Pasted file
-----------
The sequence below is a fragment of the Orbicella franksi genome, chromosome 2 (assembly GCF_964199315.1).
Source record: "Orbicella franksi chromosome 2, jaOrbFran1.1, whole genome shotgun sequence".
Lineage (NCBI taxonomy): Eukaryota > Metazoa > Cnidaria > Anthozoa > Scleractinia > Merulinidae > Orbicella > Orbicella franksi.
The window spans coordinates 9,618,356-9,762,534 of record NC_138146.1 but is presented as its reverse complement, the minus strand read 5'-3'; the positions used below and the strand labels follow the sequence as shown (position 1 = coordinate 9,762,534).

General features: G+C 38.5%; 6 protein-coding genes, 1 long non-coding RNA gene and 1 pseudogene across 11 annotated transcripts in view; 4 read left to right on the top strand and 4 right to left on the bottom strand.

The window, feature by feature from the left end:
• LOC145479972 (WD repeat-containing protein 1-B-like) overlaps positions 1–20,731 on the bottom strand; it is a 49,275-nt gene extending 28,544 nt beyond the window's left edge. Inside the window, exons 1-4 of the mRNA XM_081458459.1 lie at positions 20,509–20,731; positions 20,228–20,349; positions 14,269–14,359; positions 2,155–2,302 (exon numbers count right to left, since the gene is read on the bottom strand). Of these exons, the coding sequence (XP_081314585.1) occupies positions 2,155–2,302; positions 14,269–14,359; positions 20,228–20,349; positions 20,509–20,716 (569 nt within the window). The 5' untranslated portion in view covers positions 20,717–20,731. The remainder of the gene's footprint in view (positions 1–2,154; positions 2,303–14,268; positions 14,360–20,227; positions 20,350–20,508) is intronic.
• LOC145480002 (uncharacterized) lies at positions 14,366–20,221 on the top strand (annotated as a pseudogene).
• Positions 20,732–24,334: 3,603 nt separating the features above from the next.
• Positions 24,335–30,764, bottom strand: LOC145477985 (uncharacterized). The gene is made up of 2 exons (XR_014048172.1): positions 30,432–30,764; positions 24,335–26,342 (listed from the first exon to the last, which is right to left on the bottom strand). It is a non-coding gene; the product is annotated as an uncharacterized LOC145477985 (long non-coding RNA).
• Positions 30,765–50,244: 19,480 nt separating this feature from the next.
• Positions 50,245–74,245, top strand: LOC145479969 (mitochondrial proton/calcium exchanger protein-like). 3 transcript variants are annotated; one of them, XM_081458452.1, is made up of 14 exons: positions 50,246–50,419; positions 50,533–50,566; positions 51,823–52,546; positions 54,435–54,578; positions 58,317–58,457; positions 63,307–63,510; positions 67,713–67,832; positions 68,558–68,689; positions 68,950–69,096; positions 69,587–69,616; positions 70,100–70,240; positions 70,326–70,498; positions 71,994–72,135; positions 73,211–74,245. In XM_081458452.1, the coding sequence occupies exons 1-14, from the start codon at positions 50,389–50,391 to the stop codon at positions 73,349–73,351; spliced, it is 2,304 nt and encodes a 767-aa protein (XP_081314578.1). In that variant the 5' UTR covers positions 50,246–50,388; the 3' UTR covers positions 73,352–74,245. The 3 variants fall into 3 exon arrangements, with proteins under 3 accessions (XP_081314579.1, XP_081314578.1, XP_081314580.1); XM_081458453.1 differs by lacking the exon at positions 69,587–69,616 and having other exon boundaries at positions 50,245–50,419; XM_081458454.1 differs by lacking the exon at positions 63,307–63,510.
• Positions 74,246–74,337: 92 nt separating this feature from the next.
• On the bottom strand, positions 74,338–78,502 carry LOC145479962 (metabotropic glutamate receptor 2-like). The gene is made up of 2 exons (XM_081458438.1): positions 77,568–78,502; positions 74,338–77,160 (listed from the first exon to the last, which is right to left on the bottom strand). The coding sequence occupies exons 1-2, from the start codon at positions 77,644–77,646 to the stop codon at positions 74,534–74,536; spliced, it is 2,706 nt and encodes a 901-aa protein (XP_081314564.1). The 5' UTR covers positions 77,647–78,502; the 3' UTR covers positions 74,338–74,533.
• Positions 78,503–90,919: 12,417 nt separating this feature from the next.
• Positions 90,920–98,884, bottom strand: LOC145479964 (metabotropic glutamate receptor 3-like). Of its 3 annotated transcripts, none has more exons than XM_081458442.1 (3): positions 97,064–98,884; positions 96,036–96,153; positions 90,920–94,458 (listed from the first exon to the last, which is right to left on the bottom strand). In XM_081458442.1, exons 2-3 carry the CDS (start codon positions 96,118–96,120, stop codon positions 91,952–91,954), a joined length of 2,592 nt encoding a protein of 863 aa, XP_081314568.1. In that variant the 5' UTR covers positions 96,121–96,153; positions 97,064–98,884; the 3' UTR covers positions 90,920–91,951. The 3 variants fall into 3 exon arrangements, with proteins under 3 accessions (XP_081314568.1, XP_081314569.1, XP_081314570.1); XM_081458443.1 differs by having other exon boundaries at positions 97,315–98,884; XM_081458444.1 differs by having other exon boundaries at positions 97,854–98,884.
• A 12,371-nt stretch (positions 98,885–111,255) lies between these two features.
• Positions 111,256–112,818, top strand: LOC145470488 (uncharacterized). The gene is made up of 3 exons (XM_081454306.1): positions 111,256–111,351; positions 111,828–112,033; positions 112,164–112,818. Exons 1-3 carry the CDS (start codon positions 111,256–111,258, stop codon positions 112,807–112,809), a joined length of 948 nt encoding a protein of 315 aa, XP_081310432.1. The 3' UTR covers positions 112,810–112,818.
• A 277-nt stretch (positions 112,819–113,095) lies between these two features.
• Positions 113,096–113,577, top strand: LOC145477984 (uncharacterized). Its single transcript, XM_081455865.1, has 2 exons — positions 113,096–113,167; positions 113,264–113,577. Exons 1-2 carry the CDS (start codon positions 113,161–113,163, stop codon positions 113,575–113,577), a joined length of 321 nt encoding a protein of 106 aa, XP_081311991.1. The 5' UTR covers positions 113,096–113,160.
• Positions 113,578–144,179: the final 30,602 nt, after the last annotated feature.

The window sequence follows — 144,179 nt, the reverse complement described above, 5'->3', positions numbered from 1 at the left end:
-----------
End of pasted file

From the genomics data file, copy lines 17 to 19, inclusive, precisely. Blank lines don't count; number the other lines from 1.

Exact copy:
• A 12,371-nt stretch (positions 98,885–111,255) lies between these two features.
• Positions 111,256–112,818, top strand: LOC145470488 (uncharacterized). The gene is made up of 3 exons (XM_081454306.1): positions 111,256–111,351; positions 111,828–112,033; positions 112,164–112,818. Exons 1-3 carry the CDS (start codon positions 111,256–111,258, stop codon positions 112,807–112,809), a joined length of 948 nt encoding a protein of 315 aa, XP_081310432.1. The 3' UTR covers positions 112,810–112,818.
• A 277-nt stretch (positions 112,819–113,095) lies between these two features.